Section 81 of the Coronavirus Act 2020 (“the Act”) has provided significant protections to residential tenants during the pandemic. These apply to both private tenants and social tenants.
Landlords will need to consider their actions and options at the end of June as the deadline approaches for possession proceedings to be resumed and/or commenced.
Tenants will also need to prepare any potential defences and/or counter-claims in the event that a negotiated agreement has not been achieved in relation to rent, repairs and/or statutory obligations.
A quick guide to the current issues facing landlords and tenants is set out below.
Non-payment of rent
Tenants continue to be bound by their tenancy agreements including their covenant to pay rent. However, the Act temporarily suspends any enforcement of eviction processes arising from non-payment of rent for 3 months from 27 March 2020.
The government has requested a reasonable attitude from landlords and a degree of cooperation from tenants.
Landlords also are able to apply for a 3-month mortgage payment holiday (recently extended to 31 October 2020) in the event that they have a buy-to-let or commercial mortgage.
In many cases, landlords and tenants are agreeing reduced rental payments or agreements to accept arrears over instalments especially where new claims for benefits are being undertaken. However, money claims are still possible against tenants and/or guarantors.
All possession proceedings are subject to a 3-month stay of proceedings effective from 27 March 2020.
This means that all current possession proceedings are stayed including any bailiff’s writ of possession which cannot be enforced during the statutory stay period.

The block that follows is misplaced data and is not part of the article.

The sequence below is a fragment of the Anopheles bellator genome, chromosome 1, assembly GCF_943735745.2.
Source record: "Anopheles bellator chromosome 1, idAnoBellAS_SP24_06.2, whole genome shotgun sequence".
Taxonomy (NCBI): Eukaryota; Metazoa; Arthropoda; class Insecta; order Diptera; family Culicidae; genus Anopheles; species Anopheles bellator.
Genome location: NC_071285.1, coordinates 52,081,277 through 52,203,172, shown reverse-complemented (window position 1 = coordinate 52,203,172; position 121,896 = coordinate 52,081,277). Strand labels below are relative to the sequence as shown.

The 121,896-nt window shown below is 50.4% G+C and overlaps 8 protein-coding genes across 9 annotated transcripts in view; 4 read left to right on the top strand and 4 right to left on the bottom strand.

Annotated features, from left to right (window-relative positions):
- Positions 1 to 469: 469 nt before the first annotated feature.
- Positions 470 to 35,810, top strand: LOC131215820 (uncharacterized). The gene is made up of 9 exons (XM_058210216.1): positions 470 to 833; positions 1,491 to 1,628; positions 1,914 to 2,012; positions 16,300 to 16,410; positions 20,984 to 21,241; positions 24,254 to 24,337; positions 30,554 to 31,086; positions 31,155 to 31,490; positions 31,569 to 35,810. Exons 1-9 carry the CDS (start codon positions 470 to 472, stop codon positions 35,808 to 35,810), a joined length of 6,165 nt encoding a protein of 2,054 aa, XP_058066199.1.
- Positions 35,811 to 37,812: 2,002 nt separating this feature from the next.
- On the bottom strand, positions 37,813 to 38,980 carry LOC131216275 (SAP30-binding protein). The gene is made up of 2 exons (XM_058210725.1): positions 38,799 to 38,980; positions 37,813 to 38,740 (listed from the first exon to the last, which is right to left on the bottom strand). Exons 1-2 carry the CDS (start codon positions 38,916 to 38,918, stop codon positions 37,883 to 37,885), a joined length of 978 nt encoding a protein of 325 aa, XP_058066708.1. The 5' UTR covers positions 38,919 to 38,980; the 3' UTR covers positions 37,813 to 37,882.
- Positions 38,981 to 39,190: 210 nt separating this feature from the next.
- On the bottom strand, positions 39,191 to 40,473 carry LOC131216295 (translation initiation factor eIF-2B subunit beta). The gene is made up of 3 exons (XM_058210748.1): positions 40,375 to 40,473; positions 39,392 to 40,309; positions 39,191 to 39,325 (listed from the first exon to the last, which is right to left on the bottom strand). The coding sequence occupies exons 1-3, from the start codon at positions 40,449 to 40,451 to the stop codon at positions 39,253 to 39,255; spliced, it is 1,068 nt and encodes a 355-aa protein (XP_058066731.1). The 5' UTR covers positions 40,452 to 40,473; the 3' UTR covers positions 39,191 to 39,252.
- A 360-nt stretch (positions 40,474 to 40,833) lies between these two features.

The usual notice periods applicable before a landlord can start a possession claim have been increased to 3 months before any court process can begin. This applies to most residential tenancies as well as licenses.
It is possible to bring a possession claim against squatters. Such claims are now outside of Practice Direction 51(z) (which is responsible for imposing a stay on possession proceedings).
Energy Efficiency Regulations
From 01 April 2020 landlords cannot let, or continue to let, domestic, private sector rented properties where there is a valid Energy Performance Certificate with a rating of F or G. These properties are categorised as “substandard” under the minimum energy efficiency regulations.
Affected landlords must now work to increase their energy efficiency in their properties or register an exemption.
Exemptions must be registered on the private rented sector exemption register together with supporting evidence. Currently, such exemptions will usually include a period of time for a landlord to make any improvements in order to bring the property up to the required standard.
Enforcement of minimum energy efficiency regulations rests with the local authority who can subject a landlord to financial penalties.
Currently, failure to comply will not prevent possession proceedings pursuant to Section 21 of the Housing Act 1988 (“the HA”).
The Gas Safety (Installation and Use) Regulations 1998 continue to apply to landlords during the pandemic.
A failure to comply with gas safety checks may result in enforcement action by the Health and Safety Executive and / or prevent possession proceedings under Section 21 of the HA.
In the event that the landlord is struggling to complete gas safety checks due to lack of contractor availability or lack of access due to tenants self-isolating or suffering from Covid-19, accurate records should be kept of attempts made to complete the gas safety checks.
The Electrical Safety Standards in the Private Rented Sector (England) Regulations 2020 have been laid before Parliament for approval. These will require landlords to inspect and test fixed electrical installations every 5 years effective from 1 July 2020 for new tenancies and 1 April 2021 for existing tenancies.
All efforts should be made by landlords to undertake repairs during the pandemic.
This is almost certainly the case with regard to urgent repair work. However, non-urgent repair work should be deferred by agreement with the tenant. It should be explained to tenants and records kept that due to the pandemic contractor availability is limited.
Contractors visiting tenants at home should be advised to follow relevant government guidance on safety and social distancing.
Please note: The above article was written on 19 May 2020 and does not constitute legal advice.